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LeBron unfazed by struggles, believes Cavaliers can repeat
By TOM WITHERS
INDEPENDENCE, Ohio (AP) LeBron James quickly moved past Cleveland's disjointed regular season, an uphill, 82-game slog of injuries, roster upheaval and drama.
Reflection can wait.
James understands the Cavaliers appear vulnerable, perhaps beatable as they enter the NBA playoffs following a recent tailspin. However, he feels the grind may help the Cavs and maybe even give them an edge.
"Through everything that went on with our team, we're in a position where we can do something special still," he said Thursday as Cleveland prepared to face Indiana in the opening round on Saturday. "We have a chance to win it all."
Why so optimistic, LeBron?
Leaning against a padded wall in Cleveland's practice facility, James smiled sheepishly.
"I've got the answer," he said. "I'm not giving it to you. But I've got the answer why I feel like we've got a great chance."
It's no secret.
The Cavs have a chance to win a championship because they have James, and with James, all is possible.
With six straight visits to the Finals on his resume, James knows his way around the playoffs better than any player in the league, and maybe better than anyone in history. After all, he's won titles with two teams, snatched a road win in 25 consecutive series and takes a 40-17 record in first-round games into this series with the Pacers, a team he's battled in postseasons before.
James doesn't know how to be anything but confident. It's in his DNA.
But there's genuine concern about these Cavaliers, who staggered down the stretch. They lost their final four regular-season games - one to an Atlanta team resting all its starters - and surrendered the No. 1 seed in the Eastern Conference to Boston. Cleveland went just 23-23 after Jan. 10 and the Cavs have been ranked in the bottom third statistically on defense all season.
They are defending champions in name only.
Injuries, too, have played a role in Cleveland's fragmented, and some would say disappointing season, as 22 players have shuffled in and out of coach Tyronn Lue's rotations and the club was forced to go long stretches without key players like Kevin Love, J.R. Smith and Kyle Korver.
If it's true that adversity builds character, the Cavs might be a lot are stronger than they appear.
They are healthier than they've been in months, and James said that's all that matters now.
"At the end of the day, I'm not going to harp on what happened in the regular season through injuries, through bad losses, through good wins, through whatever the case may be," he said. "We have a good club going into the postseason. That's all you can ask for."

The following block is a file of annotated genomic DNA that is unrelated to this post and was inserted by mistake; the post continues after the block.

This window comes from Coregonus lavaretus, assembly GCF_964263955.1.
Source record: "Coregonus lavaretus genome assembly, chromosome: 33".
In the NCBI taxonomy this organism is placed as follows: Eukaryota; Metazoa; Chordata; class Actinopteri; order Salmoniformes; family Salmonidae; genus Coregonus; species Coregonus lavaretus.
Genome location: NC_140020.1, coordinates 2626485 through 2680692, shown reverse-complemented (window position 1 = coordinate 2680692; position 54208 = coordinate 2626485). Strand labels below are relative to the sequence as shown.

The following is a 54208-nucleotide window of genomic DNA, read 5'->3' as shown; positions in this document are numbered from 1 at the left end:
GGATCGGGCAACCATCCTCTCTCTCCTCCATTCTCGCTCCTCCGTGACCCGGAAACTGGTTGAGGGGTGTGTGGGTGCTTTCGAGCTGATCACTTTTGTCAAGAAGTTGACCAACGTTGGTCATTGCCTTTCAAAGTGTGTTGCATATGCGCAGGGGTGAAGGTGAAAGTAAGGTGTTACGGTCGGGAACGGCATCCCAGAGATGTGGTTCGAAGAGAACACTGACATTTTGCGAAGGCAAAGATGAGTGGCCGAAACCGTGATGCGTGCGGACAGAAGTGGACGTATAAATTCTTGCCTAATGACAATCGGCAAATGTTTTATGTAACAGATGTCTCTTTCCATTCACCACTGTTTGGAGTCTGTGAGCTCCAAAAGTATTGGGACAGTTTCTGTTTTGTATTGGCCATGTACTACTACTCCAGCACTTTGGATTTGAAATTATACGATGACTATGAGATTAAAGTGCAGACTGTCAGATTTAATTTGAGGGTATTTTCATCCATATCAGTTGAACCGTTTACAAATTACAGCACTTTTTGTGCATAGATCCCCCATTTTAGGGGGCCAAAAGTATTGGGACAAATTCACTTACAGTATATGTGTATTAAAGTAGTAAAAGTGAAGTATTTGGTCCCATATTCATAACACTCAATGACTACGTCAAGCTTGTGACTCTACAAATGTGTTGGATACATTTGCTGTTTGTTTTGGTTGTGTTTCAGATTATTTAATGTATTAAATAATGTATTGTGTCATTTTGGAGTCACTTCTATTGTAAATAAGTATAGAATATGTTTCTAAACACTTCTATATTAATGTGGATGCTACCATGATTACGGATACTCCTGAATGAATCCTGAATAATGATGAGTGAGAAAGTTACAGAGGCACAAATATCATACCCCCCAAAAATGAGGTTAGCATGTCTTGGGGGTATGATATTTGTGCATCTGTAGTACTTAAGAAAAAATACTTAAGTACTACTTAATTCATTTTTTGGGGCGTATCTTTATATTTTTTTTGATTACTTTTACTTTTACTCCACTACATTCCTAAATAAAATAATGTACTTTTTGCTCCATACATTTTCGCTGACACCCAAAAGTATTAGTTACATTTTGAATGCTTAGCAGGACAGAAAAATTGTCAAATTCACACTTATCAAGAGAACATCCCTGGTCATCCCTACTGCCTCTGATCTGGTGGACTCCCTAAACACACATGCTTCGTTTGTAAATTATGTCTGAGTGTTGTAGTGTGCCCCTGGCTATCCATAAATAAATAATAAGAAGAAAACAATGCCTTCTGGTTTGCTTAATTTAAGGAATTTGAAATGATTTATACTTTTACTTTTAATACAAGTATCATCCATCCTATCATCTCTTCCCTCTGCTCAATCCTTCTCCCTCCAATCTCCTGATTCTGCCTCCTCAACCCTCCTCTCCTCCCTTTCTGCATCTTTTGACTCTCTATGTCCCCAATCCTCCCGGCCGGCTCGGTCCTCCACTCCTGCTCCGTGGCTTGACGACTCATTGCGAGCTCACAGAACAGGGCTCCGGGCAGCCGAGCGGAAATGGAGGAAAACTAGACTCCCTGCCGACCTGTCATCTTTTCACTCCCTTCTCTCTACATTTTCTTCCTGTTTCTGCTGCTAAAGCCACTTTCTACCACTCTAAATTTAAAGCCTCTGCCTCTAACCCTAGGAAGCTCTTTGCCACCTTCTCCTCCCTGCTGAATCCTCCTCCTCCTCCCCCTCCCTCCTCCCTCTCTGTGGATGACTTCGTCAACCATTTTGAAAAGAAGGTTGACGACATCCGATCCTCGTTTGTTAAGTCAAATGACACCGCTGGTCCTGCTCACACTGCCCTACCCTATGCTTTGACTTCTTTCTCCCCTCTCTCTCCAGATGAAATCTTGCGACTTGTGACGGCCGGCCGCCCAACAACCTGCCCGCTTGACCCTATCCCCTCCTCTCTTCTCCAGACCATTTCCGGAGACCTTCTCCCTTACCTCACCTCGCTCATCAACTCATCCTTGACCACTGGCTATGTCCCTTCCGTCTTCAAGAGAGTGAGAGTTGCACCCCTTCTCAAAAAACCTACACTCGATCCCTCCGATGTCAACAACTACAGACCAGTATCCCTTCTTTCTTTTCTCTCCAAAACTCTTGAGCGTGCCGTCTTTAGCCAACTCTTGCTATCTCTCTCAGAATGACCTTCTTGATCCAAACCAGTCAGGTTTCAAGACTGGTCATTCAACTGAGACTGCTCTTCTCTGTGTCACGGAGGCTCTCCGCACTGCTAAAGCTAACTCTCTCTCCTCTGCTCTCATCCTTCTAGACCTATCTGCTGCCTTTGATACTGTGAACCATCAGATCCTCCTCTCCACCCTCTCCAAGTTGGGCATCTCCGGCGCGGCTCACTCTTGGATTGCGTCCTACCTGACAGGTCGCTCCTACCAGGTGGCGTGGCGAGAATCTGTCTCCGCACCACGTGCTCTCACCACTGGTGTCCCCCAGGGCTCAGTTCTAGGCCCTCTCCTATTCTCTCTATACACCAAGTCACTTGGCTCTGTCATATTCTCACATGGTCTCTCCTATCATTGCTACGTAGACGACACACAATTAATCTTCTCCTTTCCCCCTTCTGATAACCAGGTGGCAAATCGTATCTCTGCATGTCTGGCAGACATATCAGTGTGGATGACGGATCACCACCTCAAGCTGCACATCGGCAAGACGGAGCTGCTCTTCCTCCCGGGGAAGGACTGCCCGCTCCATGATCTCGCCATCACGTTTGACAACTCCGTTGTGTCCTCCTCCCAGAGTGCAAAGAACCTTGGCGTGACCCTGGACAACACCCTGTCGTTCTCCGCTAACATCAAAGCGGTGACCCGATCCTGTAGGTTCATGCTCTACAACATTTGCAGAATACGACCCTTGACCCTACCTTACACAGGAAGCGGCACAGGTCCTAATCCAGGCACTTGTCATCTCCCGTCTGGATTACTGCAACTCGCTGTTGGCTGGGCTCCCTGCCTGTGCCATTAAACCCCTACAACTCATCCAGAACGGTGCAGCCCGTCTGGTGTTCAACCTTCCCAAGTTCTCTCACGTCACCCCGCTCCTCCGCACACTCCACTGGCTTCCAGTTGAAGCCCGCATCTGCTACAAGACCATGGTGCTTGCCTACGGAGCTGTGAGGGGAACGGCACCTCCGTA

While this idea the Cavs can be bounced from the playoffs makes for engaging sports talk shows, not everyone is convinced James and Co. won't find their groove in the postseason.
If any team can flip the switch, it might be this one.
"They're the champs for a reason," Toronto point guard Kyle Lowry said Wednesday night after Toronto beat Cleveland. "I would never say that (the Cavaliers are vulnerable) - ever. Every team wants to be the champions, and that's what they are. You can't ever say that about any team with LeBron James.
"I'm sure they'll get it going once the playoffs start."
Cleveland's schedule - the Cavs played 12 road games in March - made it difficult to practice and James said it was "refreshing" to be on the floor with his teammates. The Cavs reviewed film with Lue, whose defensive scheme will be focused on slowing Pacers star Paul George, before their workout.
Afterward, James was serious, but spirited as he talked with reporters and assessed his team's odds in the East, where the road to the Finals figures to be much tougher than past years.
James recognizes the Cavs' flaws and understands why they appear susceptible to an early-round upset. But there's no sense in reliving a 7-10 record in March, 3-4 mark in April or the reasons behind Cleveland's slide.
"The present is the only thing that matters," he said. "Me preparing this group, me getting this group locked in and understanding what our opportunity is. I mean it is what it is. Let's get ready to go. We've got to have our mind sharp, our bodies as fresh as possible going into Game 1.
"You guys can harp on the regular season. I'm not one to do it, not with the postseason starting right now. I feel great. I'm not going backward."
More AP NBA: apnews.com/tag/NBAbasketball
Updated April 13, 2017